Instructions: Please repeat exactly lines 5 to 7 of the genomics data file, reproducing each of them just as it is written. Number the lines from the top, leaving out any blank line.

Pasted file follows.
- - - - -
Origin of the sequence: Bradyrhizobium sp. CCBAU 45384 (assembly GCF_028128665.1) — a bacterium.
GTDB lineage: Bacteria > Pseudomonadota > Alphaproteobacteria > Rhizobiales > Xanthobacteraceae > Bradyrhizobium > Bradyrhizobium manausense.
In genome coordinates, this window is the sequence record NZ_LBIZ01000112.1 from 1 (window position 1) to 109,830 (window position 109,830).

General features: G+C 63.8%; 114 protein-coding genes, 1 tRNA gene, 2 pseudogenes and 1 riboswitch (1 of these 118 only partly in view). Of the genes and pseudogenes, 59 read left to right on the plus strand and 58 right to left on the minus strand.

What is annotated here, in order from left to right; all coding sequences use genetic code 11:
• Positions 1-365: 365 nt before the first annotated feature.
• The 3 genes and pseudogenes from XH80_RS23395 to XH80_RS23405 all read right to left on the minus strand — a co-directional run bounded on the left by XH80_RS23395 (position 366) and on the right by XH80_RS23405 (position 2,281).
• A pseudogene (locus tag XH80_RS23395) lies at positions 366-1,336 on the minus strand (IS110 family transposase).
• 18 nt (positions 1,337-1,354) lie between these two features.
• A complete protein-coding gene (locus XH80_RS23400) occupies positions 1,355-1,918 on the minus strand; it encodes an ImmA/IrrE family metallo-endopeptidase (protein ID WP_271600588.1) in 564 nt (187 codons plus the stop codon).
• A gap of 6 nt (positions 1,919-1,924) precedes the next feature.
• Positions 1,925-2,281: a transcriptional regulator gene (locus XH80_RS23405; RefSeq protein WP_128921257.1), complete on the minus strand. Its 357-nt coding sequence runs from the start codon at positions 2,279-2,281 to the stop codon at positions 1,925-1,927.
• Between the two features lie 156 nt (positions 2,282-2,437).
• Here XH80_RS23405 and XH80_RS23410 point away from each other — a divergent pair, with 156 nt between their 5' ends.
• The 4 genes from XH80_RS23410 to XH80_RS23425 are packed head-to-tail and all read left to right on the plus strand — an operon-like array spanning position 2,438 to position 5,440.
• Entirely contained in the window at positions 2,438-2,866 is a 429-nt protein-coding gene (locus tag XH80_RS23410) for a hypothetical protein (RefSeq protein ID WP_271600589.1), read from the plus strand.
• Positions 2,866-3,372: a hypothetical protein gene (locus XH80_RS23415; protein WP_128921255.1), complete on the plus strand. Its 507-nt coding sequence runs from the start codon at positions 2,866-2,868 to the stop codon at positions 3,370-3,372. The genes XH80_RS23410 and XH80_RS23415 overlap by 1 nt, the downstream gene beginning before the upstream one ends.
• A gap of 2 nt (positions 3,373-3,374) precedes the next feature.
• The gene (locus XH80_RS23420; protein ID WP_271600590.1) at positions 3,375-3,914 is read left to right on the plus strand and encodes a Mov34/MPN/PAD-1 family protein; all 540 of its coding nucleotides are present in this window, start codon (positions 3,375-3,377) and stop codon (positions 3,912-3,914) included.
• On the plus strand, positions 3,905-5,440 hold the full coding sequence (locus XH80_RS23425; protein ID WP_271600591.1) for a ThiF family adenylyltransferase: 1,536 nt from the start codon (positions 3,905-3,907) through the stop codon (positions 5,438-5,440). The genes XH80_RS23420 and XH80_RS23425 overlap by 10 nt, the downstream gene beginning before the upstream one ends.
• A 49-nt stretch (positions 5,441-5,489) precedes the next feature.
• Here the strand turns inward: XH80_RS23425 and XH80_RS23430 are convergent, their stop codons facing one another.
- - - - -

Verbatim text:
What is annotated here, in order from left to right; all coding sequences use genetic code 11:
• Positions 1-365: 365 nt before the first annotated feature.
• The 3 genes and pseudogenes from XH80_RS23395 to XH80_RS23405 all read right to left on the minus strand — a co-directional run bounded on the left by XH80_RS23395 (position 366) and on the right by XH80_RS23405 (position 2,281).